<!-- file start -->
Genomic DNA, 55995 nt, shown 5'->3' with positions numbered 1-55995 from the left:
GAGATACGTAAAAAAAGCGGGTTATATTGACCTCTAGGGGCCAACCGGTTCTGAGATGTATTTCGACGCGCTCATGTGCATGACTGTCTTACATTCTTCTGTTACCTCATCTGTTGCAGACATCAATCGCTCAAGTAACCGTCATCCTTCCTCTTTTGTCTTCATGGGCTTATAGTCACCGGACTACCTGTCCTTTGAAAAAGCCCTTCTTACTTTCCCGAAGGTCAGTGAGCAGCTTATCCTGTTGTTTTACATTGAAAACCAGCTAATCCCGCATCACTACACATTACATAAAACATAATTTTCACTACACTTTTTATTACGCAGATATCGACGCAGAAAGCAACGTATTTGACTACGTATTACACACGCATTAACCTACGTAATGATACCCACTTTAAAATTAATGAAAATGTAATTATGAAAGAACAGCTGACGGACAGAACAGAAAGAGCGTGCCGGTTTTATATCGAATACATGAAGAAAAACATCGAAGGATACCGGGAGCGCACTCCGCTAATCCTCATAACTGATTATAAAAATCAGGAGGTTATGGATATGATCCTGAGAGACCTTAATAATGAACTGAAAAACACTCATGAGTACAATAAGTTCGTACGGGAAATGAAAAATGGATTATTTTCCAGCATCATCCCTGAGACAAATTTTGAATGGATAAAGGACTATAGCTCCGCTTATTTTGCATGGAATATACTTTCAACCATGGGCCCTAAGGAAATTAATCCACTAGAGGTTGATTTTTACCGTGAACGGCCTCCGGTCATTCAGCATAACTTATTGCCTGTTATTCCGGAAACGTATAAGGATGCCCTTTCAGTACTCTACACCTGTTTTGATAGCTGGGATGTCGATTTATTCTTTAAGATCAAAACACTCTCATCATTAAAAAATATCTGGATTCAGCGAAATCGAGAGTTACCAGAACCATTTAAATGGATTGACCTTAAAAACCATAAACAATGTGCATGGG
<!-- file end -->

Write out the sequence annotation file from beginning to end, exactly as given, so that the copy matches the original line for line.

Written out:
Genomic DNA, 55995 nt, shown 5'->3' with positions numbered 1-55995 from the left:
GAGATACGTAAAAAAAGCGGGTTATATTGACCTCTAGGGGCCAACCGGTTCTGAGATGTATTTCGACGCGCTCATGTGCATGACTGTCTTACATTCTTCTGTTACCTCATCTGTTGCAGACATCAATCGCTCAAGTAACCGTCATCCTTCCTCTTTTGTCTTCATGGGCTTATAGTCACCGGACTACCTGTCCTTTGAAAAAGCCCTTCTTACTTTCCCGAAGGTCAGTGAGCAGCTTATCCTGTTGTTTTACATTGAAAACCAGCTAATCCCGCATCACTACACATTACATAAAACATAATTTTCACTACACTTTTTATTACGCAGATATCGACGCAGAAAGCAACGTATTTGACTACGTATTACACACGCATTAACCTACGTAATGATACCCACTTTAAAATTAATGAAAATGTAATTATGAAAGAACAGCTGACGGACAGAACAGAAAGAGCGTGCCGGTTTTATATCGAATACATGAAGAAAAACATCGAAGGATACCGGGAGCGCACTCCGCTAATCCTCATAACTGATTATAAAAATCAGGAGGTTATGGATATGATCCTGAGAGACCTTAATAATGAACTGAAAAACACTCATGAGTACAATAAGTTCGTACGGGAAATGAAAAATGGATTATTTTCCAGCATCATCCCTGAGACAAATTTTGAATGGATAAAGGACTATAGCTCCGCTTATTTTGCATGGAATATACTTTCAACCATGGGCCCTAAGGAAATTAATCCACTAGAGGTTGATTTTTACCGTGAACGGCCTCCGGTCATTCAGCATAACTTATTGCCTGTTATTCCGGAAACGTATAAGGATGCCCTTTCAGTACTCTACACCTGTTTTGATAGCTGGGATGTCGATTTATTCTTTAAGATCAAAACACTCTCATCATTAAAAAATATCTGGATTCAGCGAAATCGAGAGTTACCAGAACCATTTAAATGGATTGACCTTAAAAACCATAAACAATGTGCATGGG